Spy memoirs are a subset of the political or campaign biography, and the defector memoir is even narrower and more specific, being in practice targeted disinformation, self-serving and untrustworthy. Kim Philby's My Silent War is a canny business model.
Philby was the foremost of the Cambridge Five, arguably the most successful KGB penetration of Western intelligence during the Cold War. He was recruited in the 1930's, and maintained his cover for almost thirty years, before escaping to Moscow. He betrayed sources and methods, and compromised an uncounted number of assets. There's no way of knowing how many of them were tortured and executed. Not least, he poisoned the relationship between the UK and US security services for years afterwards - the Americans thought the British spy world was riddled with poofs and Pinkoes - and led to a fury of counterintelligence investigations and an abiding institutional mistrust.
Philby's memoir, published five years after his defection, is a fascinating study in misdirection, not to mention settling old scores. Massaged by his Russian handlers, if not entirely ghostwritten under KGB discipline, My Silent War captures something of Philby's own voice, preening and petulant, completely self-absorbed. His justifications are without irony, maintaining a Stalinist fiction. He's impervious to his own contradictions, to his personal history, let alone the historical confusions of his own time. The point of the exercise seems to be embarrassing as many of his professional contemporaries as he can, Angleton at CIA, his MI5 interrogators, who never managed to catch him in a lie. More importantly, from the point of view of an analyst or debriefer, Philby's account leads even a more careful reader away from certain observable evidence, plants false flags, creates suspicion, upsets the commonly accepted, and afflicts the comfortable. It's intentional mischief.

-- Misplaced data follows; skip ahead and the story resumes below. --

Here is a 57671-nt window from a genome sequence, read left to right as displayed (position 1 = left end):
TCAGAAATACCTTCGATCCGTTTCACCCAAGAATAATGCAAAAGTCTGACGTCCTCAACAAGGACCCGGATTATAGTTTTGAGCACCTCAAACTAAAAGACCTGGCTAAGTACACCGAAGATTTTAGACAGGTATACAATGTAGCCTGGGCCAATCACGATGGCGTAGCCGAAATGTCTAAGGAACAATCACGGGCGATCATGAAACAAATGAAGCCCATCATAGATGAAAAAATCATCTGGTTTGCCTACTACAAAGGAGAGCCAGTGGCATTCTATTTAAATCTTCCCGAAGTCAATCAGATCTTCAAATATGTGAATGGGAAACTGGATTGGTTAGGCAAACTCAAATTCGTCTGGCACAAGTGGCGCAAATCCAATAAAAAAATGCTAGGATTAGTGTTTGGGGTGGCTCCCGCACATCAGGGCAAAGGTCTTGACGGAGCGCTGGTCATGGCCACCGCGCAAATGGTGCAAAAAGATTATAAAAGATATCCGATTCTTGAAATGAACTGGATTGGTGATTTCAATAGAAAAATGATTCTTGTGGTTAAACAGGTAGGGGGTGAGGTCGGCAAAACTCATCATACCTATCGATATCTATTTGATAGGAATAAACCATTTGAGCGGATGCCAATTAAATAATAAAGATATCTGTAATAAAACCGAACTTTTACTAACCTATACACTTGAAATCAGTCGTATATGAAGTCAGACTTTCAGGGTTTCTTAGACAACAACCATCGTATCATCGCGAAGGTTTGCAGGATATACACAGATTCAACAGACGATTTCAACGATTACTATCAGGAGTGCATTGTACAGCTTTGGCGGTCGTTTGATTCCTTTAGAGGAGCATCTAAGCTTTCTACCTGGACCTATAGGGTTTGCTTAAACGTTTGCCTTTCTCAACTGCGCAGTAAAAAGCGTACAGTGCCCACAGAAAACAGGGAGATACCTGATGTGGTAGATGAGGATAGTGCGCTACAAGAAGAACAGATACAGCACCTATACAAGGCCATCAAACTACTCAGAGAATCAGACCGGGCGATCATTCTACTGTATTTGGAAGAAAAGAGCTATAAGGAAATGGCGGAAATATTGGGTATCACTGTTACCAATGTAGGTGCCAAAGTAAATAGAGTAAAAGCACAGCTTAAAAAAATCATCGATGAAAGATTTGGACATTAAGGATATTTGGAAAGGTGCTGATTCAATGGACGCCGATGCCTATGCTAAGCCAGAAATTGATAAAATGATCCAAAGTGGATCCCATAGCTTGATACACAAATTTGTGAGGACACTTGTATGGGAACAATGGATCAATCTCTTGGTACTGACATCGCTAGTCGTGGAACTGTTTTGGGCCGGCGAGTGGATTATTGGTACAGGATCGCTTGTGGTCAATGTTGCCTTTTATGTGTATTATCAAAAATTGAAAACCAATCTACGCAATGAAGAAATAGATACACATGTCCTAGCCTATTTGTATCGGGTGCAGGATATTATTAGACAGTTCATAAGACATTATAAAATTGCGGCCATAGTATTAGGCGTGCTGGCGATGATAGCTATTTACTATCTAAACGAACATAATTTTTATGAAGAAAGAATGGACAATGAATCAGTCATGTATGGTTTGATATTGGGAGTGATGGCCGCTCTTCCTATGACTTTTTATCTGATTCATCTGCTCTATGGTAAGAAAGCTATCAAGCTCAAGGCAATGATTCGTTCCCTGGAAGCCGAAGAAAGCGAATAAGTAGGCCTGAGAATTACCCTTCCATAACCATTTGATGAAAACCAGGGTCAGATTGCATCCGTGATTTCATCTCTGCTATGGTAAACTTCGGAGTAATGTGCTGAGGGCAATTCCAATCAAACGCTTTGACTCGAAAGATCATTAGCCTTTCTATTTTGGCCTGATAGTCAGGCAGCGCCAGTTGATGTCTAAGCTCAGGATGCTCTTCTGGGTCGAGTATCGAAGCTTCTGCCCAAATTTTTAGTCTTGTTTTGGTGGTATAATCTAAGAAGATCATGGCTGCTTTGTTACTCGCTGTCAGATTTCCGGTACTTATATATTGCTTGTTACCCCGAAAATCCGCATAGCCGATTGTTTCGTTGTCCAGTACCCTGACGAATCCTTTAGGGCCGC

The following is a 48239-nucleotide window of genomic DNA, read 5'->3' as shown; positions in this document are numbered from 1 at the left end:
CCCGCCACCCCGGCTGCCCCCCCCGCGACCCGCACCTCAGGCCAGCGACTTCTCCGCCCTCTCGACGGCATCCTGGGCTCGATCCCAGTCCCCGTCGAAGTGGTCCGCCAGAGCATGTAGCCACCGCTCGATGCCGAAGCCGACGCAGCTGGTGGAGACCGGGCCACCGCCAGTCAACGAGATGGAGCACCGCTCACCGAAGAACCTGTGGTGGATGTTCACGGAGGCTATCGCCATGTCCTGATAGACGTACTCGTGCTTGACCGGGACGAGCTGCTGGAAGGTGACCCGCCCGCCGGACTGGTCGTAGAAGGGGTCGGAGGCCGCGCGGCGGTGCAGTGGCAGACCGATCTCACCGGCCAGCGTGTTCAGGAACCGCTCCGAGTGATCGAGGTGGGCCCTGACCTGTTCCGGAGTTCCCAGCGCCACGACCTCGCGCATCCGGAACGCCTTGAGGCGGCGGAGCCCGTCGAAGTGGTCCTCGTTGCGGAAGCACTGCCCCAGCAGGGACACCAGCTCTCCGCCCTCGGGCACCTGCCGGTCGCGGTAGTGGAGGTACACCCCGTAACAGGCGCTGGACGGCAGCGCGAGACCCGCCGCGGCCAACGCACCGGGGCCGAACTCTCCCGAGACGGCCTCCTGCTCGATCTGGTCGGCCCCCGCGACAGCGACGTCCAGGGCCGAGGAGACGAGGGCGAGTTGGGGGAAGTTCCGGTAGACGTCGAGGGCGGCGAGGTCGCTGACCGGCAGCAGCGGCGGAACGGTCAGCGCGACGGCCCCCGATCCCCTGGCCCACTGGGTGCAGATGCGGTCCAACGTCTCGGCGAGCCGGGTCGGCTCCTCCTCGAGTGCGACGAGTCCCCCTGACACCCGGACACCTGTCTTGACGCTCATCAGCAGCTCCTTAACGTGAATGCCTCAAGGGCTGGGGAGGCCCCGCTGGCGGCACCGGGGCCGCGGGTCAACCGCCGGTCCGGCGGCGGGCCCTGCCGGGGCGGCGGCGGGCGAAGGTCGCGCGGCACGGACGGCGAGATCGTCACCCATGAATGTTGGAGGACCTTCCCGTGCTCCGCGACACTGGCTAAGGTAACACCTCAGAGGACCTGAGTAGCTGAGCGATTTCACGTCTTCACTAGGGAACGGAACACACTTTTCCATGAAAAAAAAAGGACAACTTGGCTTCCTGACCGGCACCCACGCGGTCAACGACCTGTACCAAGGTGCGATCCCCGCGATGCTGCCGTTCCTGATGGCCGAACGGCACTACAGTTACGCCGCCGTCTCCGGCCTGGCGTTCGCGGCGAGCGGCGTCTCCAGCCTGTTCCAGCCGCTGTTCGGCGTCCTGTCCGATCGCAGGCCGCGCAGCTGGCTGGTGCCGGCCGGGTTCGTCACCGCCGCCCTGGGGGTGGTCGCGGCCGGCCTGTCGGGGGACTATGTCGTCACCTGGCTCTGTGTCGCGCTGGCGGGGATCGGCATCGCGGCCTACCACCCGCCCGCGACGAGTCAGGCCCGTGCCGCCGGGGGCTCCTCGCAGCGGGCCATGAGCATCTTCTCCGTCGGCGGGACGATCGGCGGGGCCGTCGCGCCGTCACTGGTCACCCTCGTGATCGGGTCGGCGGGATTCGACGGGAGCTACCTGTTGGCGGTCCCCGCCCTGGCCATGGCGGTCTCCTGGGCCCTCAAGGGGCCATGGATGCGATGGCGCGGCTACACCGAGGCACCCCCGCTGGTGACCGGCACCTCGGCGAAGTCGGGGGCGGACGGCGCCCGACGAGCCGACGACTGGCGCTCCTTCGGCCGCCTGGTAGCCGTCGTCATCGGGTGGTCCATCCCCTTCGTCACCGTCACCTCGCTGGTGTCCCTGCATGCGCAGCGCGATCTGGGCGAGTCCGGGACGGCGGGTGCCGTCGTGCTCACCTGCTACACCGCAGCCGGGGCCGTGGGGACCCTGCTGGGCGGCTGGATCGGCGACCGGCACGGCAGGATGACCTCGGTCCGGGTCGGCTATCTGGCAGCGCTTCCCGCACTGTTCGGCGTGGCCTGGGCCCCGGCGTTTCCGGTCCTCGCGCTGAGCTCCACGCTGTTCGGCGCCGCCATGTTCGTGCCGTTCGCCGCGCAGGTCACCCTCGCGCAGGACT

When he heard from MI6 that Philby was a proven traitor, J. Edgar Hoover is supposed to have said, "Jesus Christ only had twelve, and one of them was a double." There have been serious spy-hunters, and there have always been fools. Hoover may have seen Reds under the bed, and he inflated the FBI's successes, but he wasn't the hysteric many people take him for. We've got other contenders for that office.